Zambia’s constitutional court on Monday threw out an attempt by the defeated presidential candidate to annul August’s election results, clearing the way for President Edgar Lungu’s inauguration next week. Hakainde Hichilema, who lost the election by 100,000 votes, alleged that the result was rigged and launched a legal bid to stop Lungu retaining power. Zambia is known for its relative stability, but the run-up to the vote was marked by clashes between supporters of Lungu’s Patriotic Front (PF) and Hichilema’s United Party for National Development (UPND). “There is no petition to be heard before this court,” said judge Annie Sitali, ruling that a 14-day deadline for the legal challenge had expired.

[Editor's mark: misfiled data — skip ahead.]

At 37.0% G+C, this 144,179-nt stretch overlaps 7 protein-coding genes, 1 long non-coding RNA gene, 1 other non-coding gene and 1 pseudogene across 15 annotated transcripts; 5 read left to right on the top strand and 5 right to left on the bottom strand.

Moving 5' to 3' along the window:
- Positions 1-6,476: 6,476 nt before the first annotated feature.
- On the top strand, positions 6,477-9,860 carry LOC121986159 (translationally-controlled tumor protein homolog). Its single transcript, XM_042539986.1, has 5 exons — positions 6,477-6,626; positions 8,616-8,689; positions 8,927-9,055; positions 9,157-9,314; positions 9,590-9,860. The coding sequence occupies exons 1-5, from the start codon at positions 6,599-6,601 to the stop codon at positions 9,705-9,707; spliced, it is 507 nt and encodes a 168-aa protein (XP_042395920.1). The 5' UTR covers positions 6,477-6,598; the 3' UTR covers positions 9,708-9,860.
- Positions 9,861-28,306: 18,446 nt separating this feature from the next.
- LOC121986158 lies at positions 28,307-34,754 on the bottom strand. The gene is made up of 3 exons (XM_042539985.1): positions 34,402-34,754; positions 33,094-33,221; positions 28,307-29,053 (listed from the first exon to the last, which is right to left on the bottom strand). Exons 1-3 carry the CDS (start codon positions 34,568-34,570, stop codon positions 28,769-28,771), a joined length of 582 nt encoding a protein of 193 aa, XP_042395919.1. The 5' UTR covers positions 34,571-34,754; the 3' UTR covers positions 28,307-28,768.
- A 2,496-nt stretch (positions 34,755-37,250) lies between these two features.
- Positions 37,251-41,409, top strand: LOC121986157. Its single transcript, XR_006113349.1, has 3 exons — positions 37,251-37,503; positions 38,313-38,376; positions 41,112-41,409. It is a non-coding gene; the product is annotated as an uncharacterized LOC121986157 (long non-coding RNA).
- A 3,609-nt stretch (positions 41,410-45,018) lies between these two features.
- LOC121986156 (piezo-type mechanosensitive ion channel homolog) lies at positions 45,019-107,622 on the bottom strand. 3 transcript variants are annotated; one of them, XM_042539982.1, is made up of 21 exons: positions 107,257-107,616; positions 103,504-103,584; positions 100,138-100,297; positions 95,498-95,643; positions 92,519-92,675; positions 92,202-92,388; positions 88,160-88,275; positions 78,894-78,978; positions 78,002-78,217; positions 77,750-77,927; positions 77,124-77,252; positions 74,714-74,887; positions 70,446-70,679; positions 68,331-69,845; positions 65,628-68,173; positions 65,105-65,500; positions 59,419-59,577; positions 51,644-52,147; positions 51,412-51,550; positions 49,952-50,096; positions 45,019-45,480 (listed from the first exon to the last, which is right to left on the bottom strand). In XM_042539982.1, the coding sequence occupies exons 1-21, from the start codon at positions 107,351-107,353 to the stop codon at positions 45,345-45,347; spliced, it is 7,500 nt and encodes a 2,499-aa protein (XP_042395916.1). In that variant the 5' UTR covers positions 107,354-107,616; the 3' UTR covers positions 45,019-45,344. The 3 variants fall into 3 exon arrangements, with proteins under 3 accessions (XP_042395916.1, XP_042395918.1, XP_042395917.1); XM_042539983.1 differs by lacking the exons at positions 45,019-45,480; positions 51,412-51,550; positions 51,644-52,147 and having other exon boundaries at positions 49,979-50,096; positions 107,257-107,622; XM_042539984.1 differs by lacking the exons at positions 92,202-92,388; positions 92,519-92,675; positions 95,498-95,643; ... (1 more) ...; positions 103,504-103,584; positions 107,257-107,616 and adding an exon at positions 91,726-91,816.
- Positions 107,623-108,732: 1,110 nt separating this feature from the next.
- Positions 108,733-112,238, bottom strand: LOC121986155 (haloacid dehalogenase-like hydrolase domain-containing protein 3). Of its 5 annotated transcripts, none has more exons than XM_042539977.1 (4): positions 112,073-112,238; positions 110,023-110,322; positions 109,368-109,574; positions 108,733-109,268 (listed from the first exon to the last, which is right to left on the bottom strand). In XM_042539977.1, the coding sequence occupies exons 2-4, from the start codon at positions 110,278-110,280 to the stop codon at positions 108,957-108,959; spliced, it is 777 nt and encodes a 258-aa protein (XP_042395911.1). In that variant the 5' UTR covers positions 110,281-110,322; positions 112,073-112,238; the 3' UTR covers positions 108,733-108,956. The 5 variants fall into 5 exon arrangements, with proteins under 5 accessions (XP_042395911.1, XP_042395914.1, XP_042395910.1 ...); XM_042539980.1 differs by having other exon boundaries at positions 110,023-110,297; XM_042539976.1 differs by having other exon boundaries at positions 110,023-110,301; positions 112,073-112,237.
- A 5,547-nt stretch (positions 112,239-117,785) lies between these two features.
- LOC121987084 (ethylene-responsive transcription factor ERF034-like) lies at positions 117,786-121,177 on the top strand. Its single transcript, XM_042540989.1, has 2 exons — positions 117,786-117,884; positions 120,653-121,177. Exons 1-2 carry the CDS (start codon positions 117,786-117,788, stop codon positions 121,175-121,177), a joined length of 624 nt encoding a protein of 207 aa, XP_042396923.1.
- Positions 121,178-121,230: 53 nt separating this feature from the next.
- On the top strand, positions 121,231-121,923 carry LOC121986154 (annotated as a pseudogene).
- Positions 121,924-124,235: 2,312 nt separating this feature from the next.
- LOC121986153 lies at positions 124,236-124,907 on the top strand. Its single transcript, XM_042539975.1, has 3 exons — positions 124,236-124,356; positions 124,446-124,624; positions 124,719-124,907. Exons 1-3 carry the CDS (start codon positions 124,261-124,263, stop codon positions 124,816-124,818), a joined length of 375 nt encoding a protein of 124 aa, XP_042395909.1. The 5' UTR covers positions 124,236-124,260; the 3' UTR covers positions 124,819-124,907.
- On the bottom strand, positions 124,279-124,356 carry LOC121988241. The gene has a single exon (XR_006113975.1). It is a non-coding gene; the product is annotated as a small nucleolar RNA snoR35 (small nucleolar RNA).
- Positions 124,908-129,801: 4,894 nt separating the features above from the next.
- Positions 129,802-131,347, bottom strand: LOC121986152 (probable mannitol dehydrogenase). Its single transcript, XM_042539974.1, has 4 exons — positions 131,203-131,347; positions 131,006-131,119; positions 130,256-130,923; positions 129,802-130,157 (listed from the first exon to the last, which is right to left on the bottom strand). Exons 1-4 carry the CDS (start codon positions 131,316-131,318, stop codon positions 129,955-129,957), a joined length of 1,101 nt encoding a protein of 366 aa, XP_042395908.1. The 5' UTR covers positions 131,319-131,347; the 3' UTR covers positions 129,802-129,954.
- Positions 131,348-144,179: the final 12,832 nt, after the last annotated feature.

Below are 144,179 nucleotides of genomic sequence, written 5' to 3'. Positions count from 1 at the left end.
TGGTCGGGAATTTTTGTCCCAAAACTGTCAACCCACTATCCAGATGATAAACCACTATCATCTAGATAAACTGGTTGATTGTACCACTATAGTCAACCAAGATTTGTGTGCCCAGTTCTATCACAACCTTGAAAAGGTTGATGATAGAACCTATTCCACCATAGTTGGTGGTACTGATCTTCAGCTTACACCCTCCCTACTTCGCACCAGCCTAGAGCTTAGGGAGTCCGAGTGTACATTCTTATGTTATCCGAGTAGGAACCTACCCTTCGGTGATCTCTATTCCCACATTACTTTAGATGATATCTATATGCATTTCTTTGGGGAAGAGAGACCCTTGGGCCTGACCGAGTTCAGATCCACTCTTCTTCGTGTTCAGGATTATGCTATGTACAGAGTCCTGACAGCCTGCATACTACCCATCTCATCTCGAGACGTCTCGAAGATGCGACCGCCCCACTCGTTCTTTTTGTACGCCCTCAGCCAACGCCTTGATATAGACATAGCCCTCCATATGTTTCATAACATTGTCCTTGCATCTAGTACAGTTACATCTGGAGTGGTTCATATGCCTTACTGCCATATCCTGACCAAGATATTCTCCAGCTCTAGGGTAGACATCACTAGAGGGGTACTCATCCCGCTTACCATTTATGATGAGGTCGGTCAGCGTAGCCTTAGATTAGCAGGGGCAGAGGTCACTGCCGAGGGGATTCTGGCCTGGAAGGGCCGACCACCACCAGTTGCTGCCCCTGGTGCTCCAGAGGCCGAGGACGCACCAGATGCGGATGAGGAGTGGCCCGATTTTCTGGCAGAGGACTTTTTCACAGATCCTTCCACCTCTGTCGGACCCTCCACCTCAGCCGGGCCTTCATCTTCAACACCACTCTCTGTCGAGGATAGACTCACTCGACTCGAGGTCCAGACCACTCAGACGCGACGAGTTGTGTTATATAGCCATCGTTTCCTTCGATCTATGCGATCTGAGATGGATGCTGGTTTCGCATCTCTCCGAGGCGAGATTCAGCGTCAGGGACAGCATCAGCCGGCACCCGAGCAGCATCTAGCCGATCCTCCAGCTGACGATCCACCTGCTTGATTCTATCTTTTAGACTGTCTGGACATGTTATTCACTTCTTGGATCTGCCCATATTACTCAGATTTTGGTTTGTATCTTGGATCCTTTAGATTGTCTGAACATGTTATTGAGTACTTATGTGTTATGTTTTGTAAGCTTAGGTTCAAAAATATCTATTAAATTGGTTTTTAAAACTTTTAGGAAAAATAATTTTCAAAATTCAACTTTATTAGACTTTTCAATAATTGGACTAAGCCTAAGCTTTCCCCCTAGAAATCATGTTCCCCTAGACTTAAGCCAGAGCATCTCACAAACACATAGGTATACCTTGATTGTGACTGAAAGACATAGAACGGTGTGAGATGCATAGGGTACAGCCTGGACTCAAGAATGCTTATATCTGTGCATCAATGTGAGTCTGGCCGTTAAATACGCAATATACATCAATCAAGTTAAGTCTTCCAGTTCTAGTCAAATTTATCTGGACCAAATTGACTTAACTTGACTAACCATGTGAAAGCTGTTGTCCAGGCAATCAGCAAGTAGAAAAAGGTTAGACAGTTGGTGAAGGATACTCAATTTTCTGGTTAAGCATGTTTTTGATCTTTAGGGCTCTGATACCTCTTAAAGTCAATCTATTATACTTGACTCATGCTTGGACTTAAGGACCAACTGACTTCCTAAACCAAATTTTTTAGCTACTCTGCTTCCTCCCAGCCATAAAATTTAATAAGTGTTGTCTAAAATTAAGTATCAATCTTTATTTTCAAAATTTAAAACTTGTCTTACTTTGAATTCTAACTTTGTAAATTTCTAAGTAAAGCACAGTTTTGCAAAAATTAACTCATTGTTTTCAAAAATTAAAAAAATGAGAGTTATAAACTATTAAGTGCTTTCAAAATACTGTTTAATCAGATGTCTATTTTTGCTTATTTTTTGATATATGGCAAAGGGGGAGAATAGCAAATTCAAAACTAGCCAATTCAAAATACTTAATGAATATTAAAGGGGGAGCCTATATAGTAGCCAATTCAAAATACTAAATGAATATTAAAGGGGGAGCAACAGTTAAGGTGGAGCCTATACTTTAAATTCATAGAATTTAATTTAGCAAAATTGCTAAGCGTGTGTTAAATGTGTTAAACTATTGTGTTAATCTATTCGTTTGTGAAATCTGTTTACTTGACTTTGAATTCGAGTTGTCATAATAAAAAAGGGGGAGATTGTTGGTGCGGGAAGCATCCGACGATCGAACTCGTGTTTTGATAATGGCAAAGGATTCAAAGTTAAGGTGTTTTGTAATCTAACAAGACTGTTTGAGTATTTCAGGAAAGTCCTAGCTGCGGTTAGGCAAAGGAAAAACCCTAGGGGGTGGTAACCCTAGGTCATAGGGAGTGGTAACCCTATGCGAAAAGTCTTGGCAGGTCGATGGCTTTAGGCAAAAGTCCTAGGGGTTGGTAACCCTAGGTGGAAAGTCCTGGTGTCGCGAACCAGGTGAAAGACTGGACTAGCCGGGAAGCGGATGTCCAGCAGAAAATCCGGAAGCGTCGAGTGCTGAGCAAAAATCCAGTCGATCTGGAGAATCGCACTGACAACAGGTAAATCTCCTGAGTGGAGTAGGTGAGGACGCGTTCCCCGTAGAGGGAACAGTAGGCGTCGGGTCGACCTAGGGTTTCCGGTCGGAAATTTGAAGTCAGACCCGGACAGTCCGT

Hichilema had argued for an extension after legal arguments lasted until midnight on Friday. He attended court on Monday, along with hundreds of supporters gathered outside. “We wish to tell the nation that we have rejected the court ruling,” his UPND party said in statement later.
The official results put Lungu narrowly ahead on 50.35 percent against 47.63 percent for Hichilema among a field of nine candidates — just enough to avoid a second-round run-off.
Lungu, 59, will be sworn in on September 13, the government announced. He first took office last year after beating Hichilema in a snap election, and has since faced falling prices for copper — the country’s key export — soaring unemployment and inflation rising to over 20 percent.